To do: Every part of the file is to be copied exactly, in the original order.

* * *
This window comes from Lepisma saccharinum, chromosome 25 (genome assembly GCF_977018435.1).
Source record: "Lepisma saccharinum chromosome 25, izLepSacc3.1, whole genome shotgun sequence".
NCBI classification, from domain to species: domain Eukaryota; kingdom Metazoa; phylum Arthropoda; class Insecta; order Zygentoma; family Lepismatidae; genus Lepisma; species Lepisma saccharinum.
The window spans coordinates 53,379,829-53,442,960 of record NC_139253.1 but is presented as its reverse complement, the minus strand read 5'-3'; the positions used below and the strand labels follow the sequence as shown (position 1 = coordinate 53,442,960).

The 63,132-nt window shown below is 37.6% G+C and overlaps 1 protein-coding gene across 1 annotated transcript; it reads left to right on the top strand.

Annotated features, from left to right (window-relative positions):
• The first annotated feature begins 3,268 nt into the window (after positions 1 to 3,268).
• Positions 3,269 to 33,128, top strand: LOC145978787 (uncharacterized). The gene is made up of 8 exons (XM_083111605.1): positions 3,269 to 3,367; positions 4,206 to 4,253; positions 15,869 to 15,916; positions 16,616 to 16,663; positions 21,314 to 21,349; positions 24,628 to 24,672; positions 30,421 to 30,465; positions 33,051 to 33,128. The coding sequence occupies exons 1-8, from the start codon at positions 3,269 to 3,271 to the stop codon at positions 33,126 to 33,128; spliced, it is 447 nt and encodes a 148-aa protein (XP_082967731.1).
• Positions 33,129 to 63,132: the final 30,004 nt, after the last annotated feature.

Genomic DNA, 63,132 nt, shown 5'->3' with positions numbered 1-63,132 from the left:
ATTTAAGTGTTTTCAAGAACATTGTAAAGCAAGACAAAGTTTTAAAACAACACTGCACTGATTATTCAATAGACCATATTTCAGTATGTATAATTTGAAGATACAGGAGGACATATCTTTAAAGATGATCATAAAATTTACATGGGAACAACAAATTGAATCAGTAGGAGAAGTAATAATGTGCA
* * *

This window comes from Lepisma saccharinum, chromosome 25 (genome assembly GCF_977018435.1).
Source record: "Lepisma saccharinum chromosome 25, izLepSacc3.1, whole genome shotgun sequence".
NCBI classification, from domain to species: domain Eukaryota; kingdom Metazoa; phylum Arthropoda; class Insecta; order Zygentoma; family Lepismatidae; genus Lepisma; species Lepisma saccharinum.
The window spans coordinates 53,379,829-53,442,960 of record NC_139253.1 but is presented as its reverse complement, the minus strand read 5'-3'; the positions used below and the strand labels follow the sequence as shown (position 1 = coordinate 53,442,960).

The 63,132-nt window shown below is 37.6% G+C and overlaps 1 protein-coding gene across 1 annotated transcript; it reads left to right on the top strand.

Annotated features, from left to right (window-relative positions):
• The first annotated feature begins 3,268 nt into the window (after positions 1 to 3,268).
• Positions 3,269 to 33,128, top strand: LOC145978787 (uncharacterized). The gene is made up of 8 exons (XM_083111605.1): positions 3,269 to 3,367; positions 4,206 to 4,253; positions 15,869 to 15,916; positions 16,616 to 16,663; positions 21,314 to 21,349; positions 24,628 to 24,672; positions 30,421 to 30,465; positions 33,051 to 33,128. The coding sequence occupies exons 1-8, from the start codon at positions 3,269 to 3,271 to the stop codon at positions 33,126 to 33,128; spliced, it is 447 nt and encodes a 148-aa protein (XP_082967731.1).
• Positions 33,129 to 63,132: the final 30,004 nt, after the last annotated feature.

Genomic DNA, 63,132 nt, shown 5'->3' with positions numbered 1-63,132 from the left:
ATTTAAGTGTTTTCAAGAACATTGTAAAGCAAGACAAAGTTTTAAAACAACACTGCACTGATTATTCAATAGACCATATTTCAGTATGTATAATTTGAAGATACAGGAGGACATATCTTTAAAGATGATCATAAAATTTACATGGGAACAACAAATTGAATCAGTAGGAGAAGTAATAATGTGCA